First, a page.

The Last of the Unjust: Did I not get it? Or is the New Yorker's film critic wrong this time?

I couldn't help wishing that a Paxman or a Humphrys could have travelled back in time, and given Murmelstein the treatment

Share

It was, it has to be said, one of the more resistible invitations I've had this year. Would I, a friend of mine asked, like to go and see a four-hour documentary on the Holocaust? Before I could think of a reason why I might be unavailable, he told me it had been acclaimed as a highly significant work, and that, as a Jewish person, it was probably my duty to see it.

So it was that I took my place in a small audience to see The Last of the Unjust, directed by Claude Lanzmann, the French film-maker and former Resistance fighter whose lifetime mission it is to document the Holocaust, and who was responsible for Shoah, the eight-hour epic which many believe is the definitive work on Nazi era.

Thankfully, I hadn't read Anthony Lane's review of Lanzmann's latest offering before I saw it, so I was able to make my own mind up. Lane, the New Yorker's film critic, is one of the world's most influential reviewers and, boy, did he go town on The Last of the Unjust. “No character that you see onscreen this year will match the impact that is made by Benjamin Murmelstein,” he writes. The film is a series of interviews from 1975 conducted  by Lanzmann with Murmelstein, who comes across as an articulate, avuncular, old man, but was an important - and controversial - figure in Holocaust history, holding the position of Elder of the Jews in Theresienstadt, the “model ghetto” in Poland constructed by the Nazis, and where Jews in their many tens of thousands were sent to live, and die.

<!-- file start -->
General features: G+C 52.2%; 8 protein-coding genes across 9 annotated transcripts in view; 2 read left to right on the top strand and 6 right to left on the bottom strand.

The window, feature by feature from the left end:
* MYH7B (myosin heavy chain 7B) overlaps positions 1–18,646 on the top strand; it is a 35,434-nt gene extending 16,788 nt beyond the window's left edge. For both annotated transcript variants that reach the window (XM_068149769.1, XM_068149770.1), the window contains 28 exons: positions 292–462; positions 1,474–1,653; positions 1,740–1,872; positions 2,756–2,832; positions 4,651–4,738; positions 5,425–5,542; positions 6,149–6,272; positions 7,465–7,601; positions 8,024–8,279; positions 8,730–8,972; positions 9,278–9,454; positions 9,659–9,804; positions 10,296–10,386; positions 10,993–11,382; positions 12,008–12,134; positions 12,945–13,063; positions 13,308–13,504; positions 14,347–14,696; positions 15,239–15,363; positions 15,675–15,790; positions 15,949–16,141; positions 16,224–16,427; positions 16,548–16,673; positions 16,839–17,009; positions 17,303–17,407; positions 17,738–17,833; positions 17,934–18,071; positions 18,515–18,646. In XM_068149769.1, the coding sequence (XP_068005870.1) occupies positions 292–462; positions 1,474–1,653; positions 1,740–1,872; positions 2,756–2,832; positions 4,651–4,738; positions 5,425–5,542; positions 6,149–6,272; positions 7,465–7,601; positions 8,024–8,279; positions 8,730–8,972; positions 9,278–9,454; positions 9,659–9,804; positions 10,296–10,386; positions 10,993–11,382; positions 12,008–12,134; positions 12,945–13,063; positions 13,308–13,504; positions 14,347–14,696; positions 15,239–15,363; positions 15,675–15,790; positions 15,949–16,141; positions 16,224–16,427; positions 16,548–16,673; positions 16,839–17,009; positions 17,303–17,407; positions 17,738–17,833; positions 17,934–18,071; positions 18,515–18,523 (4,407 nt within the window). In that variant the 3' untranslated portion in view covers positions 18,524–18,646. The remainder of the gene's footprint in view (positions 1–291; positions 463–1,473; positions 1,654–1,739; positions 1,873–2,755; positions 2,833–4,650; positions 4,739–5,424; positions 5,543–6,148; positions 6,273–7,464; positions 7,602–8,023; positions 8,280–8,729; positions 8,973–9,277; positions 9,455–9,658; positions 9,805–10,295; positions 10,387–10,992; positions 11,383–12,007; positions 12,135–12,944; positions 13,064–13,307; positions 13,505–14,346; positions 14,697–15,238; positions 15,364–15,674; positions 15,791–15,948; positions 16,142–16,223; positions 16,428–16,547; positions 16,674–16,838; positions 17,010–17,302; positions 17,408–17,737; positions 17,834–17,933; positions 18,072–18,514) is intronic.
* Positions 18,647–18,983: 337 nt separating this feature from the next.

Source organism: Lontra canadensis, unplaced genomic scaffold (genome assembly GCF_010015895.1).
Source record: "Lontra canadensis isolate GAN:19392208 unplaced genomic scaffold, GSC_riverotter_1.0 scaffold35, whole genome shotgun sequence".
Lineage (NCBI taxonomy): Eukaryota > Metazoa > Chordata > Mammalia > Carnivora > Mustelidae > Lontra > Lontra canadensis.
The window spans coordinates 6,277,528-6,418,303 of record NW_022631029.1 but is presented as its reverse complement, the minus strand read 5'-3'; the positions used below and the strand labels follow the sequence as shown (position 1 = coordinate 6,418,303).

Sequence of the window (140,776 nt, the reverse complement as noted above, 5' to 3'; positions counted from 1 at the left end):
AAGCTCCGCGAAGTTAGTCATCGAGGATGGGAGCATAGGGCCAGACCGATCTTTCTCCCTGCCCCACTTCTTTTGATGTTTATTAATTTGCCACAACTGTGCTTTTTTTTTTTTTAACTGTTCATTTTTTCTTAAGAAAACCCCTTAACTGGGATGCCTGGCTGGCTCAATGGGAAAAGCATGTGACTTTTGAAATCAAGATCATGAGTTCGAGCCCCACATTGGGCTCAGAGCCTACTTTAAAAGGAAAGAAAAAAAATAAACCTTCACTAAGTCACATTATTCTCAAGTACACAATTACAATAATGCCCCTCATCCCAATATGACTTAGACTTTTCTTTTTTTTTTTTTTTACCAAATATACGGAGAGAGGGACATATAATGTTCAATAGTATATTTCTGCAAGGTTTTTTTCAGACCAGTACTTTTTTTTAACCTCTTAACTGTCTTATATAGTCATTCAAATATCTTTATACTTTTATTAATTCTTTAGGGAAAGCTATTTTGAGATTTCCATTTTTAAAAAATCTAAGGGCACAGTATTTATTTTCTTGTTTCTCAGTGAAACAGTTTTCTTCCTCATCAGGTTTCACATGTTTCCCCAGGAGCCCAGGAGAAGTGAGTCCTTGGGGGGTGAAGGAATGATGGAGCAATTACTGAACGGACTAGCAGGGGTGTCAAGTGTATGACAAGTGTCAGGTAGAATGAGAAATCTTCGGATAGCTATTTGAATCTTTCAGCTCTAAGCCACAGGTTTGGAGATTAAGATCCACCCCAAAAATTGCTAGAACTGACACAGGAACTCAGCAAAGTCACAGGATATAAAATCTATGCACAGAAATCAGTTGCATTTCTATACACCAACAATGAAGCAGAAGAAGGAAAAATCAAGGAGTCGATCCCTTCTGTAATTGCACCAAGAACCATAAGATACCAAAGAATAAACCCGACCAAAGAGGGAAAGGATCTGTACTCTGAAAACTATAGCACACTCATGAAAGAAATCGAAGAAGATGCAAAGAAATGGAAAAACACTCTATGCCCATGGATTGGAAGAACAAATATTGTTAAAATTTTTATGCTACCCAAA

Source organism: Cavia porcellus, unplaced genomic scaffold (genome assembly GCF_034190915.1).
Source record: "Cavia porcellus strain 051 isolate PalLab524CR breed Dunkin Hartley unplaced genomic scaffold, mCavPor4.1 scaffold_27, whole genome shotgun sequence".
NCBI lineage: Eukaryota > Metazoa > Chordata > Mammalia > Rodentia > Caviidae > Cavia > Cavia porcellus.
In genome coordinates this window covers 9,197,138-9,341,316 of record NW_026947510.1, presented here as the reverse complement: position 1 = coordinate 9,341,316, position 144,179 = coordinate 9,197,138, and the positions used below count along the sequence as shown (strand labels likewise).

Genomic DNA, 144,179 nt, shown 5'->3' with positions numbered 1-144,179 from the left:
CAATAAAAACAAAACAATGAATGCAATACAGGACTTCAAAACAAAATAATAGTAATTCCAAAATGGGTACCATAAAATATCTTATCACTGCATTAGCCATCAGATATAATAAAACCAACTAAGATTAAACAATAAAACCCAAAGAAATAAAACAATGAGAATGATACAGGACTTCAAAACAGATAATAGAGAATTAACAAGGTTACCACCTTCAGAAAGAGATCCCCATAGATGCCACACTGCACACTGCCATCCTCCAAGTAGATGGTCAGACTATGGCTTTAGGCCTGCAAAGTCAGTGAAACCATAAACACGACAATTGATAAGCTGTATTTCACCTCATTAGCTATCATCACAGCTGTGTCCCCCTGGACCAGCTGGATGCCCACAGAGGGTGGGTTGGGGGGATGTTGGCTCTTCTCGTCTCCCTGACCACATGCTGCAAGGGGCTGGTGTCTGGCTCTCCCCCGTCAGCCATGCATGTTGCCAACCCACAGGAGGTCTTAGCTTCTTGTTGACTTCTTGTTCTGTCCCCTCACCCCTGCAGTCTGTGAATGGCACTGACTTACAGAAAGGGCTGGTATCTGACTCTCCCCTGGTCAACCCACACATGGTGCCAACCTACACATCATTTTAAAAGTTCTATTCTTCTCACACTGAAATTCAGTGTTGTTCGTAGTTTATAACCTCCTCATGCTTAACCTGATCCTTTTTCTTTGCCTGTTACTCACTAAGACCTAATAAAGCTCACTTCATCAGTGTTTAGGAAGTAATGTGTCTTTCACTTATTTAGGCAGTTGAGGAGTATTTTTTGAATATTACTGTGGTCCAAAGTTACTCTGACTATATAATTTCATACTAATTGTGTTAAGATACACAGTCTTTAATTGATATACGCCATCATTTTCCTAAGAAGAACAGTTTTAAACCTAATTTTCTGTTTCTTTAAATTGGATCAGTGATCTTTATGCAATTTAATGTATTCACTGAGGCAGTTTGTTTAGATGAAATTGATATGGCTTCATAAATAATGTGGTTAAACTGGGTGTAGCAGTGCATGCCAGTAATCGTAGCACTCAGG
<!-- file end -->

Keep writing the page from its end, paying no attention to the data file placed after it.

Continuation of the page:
Murmelstein was appointed to his position by the Nazis, and there are those who believe that, far from being a hero - a pragmatic man who did what was necessary to survive, and to protect as many of his fellow Jews as he could - he was no less than a collaborator, assisting Adolf Eichmann to realise his unspeakable vision. The interviews are off-cuts from Shoah which, subsequently, Lanzmann believed merited a separate film. In the story of Theresienstadt, he says, we can see how the Nazis formulated the final solution.

Lane praises Lanzmann's tireless, forensic approach to his task as heroic, and no one can gainsay that. My problem was that - having not had the New Yorker man's encomium in my mind - I thought the film was terrible. It was unnecessarily long, as if its power came from its ability to exhaust the watcher, and - quite some feat, this, given the subject matter - it was strangely unmoving. As an interviewer, Lanzmann just doesn't cut it. The central proposition of the story - Murmelstein, hero or villain? - is ignored until right at the end, when he is lobbed a few questions, which he bats back with practised ease. I couldn't help wishing that a Paxman or a Humphrys could have travelled back in time, and given Murmelstein the treatment. We are left none the wiser at the end, as film-maker and subject walk arm in arm through the streets of Rome. I felt confused, but not as much as when I read Anthony Lane's review, and a more prosaic question gripped me: was I right, or was he? 

React Now

  • Get to the point
Latest stories from i100
Have you tried new the Independent Digital Edition apps?
iJobs Job Widget
iJobs General

Recruitment Genius: IT Engineer

£21000 - £23600 per annum: Recruitment Genius: An exciting opportunity to join...

Recruitment Genius: Purchase Ledger & Arrears Supervisor

£22000 - £27000 per annum: Recruitment Genius: If you are an experienced super...

Recruitment Genius: Graphic Web Designer